I wanted to share how impressed I am with a couple of everyday kitchen items used in England. Here in America, unless you were very privileged, meals were eaten with pretty basic pieces. My mother actually only used the “special” pieces for holidays and special occasions, and these were really only bowls and platters. Growing up in the 50s and 60s in America we had Melmac and metal cups.
Years and years ago my mother in-law, Jean, who you will remember from my first trip to England, brought me back an egg coddler and a toast rack. I honestly wasn’t sure what to do with them at the time.
I thought the toast rack really wouldn’t do, I mean, wouldn’t the toast get cold before you ate it? I didn’t use it because of that reason until I actually went to England and saw that they were used all over the place. Let’s face it, toast starts cooling off the second it comes out of the toaster. This is just a nice way to set it on the table when you’re having a family breakfast, and the toast doesn’t get all soggy.
I like poached eggs, but wasn’t sure how to use this fancy new device. Jean told me she thought you just buttered it, cracked in an egg or two, and then lower it into boiling water for about 5 minutes. I tried it and the egg wasn’t cooked all the way, it actually took about 15 minutes before the white was fully cooked. I kind of just put it on a shelf and didn’t use it for years. Now that we have Google, I took down the egg coddler and tried it again. You can put all kinds of things in it, like mushrooms or other veggies and of course cheese. It does take a bit longer to cook than that funny little Teflon egg poacher. It’s a lot healthier though than cooking in Teflon. I’ve also learned to appreciate little niceties like these since I’ve gotten older. Like having a beautifully set table and using the dishes and special bowls and platters that you own all the time. What are we saving them for? When my mother died I got a few of her fancy dishes that were literally up in the top cupboard and only seen on Thanksgiving and Christmas, maybe Easter if we were lucky. I use them all the time and I really love that. I always tell my daughters “now, this belonged to your Grammy” or “this was your Dad’s Grandmother’s” I want them to feel that sense of family and continuity, but also that this is your life, make it special everyday!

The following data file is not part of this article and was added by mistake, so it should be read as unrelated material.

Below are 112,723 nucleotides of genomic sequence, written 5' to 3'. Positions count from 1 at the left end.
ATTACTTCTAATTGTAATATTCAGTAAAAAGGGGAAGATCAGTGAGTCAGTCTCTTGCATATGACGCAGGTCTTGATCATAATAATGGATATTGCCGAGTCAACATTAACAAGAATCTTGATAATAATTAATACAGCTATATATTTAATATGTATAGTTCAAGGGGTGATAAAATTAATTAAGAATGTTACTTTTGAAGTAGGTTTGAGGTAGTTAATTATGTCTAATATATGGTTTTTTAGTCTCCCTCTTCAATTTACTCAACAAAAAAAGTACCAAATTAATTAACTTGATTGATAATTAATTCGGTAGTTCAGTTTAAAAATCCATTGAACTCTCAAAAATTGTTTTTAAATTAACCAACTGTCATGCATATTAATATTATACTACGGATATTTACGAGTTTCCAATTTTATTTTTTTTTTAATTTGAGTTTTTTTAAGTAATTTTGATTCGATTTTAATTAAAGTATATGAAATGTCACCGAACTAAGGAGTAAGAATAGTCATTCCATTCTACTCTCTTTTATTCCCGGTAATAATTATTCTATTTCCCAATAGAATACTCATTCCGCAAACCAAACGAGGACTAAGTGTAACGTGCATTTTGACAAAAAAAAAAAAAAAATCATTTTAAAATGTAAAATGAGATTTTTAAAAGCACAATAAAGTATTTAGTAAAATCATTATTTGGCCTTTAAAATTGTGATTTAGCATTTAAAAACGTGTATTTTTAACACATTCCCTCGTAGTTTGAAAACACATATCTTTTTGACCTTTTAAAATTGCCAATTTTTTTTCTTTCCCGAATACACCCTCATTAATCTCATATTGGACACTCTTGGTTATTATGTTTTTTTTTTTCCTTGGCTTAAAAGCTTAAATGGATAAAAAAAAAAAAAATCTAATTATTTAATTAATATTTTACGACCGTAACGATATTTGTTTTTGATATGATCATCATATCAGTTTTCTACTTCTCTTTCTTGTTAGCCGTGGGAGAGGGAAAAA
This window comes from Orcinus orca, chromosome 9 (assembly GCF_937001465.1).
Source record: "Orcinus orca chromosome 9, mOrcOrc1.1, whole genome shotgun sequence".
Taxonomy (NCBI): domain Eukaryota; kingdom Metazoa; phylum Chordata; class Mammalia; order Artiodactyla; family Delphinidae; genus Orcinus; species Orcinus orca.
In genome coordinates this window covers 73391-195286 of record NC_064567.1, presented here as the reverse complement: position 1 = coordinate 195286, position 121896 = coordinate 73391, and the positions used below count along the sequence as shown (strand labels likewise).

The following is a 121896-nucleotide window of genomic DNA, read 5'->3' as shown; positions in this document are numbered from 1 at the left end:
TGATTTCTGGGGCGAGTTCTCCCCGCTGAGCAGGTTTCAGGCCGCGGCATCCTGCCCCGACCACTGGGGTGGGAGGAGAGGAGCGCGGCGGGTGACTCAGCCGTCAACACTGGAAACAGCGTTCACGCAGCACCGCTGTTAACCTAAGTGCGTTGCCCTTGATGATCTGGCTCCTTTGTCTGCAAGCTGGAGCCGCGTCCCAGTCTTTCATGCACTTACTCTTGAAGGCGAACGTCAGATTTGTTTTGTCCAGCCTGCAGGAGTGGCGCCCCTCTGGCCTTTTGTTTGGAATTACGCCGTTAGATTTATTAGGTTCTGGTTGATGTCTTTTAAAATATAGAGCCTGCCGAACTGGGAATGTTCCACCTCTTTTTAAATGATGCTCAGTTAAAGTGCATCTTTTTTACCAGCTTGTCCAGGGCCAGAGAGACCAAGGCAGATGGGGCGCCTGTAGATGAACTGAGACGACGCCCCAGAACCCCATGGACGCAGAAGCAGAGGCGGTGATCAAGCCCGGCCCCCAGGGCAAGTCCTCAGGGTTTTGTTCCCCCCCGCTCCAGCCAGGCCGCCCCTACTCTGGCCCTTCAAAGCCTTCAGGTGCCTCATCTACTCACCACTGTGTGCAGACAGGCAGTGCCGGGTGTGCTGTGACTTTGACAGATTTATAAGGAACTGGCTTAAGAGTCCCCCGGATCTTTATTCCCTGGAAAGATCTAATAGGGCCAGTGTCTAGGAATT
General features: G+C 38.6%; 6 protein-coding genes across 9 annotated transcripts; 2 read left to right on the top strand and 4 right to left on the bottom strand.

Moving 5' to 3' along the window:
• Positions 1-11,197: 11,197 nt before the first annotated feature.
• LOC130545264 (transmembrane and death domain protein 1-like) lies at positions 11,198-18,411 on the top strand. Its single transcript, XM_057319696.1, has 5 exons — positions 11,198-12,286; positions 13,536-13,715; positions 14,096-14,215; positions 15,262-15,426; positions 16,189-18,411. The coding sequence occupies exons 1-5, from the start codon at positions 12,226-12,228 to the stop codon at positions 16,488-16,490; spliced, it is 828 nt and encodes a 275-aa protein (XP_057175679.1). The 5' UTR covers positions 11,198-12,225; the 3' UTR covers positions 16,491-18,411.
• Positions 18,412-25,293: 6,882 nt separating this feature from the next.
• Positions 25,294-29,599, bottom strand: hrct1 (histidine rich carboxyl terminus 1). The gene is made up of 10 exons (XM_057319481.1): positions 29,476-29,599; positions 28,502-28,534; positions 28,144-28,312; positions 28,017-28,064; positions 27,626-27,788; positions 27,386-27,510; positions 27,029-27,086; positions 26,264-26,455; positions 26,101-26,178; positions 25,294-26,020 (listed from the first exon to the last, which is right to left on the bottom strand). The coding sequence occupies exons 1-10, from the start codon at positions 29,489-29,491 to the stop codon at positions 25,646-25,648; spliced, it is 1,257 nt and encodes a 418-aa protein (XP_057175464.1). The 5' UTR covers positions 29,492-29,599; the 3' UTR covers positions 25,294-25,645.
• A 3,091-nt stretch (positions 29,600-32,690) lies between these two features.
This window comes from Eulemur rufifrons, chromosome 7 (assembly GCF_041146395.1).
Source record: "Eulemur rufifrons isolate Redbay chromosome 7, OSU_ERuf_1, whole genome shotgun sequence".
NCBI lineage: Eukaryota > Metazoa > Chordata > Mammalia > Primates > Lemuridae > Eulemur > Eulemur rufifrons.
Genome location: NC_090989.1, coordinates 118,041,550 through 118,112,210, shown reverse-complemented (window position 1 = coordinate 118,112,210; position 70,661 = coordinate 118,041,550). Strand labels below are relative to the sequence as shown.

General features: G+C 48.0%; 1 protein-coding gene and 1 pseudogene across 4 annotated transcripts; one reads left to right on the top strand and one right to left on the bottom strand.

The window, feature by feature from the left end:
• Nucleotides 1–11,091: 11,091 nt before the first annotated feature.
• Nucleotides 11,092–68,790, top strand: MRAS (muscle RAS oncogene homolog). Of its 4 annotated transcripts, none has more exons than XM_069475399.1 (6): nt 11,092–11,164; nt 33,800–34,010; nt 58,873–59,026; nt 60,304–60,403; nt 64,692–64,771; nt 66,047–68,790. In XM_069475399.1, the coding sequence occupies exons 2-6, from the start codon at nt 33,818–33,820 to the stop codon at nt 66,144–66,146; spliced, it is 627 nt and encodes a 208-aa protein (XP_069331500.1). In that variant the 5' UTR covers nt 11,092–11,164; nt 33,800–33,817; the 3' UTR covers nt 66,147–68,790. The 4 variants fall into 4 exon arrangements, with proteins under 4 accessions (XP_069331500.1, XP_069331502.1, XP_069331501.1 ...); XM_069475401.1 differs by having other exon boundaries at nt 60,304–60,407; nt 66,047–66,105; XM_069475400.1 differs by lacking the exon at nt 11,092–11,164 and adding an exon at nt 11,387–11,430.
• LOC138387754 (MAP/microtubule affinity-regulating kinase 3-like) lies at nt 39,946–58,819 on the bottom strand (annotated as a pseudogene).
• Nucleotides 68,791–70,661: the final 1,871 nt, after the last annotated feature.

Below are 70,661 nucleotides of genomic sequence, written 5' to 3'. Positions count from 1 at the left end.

I know a few people that think I’m a little weird to use something so totally out of the norm here. Someone asked me once “do you actually use your teapots? You’re the only person I’ve ever met that makes tea in a teapot”!
I’ve found that you can go to another place in the world and really fall in love with it. Bringing some little ritual back to work into your life makes you feel a part of it even when you’re so far away, and I think that’s nice.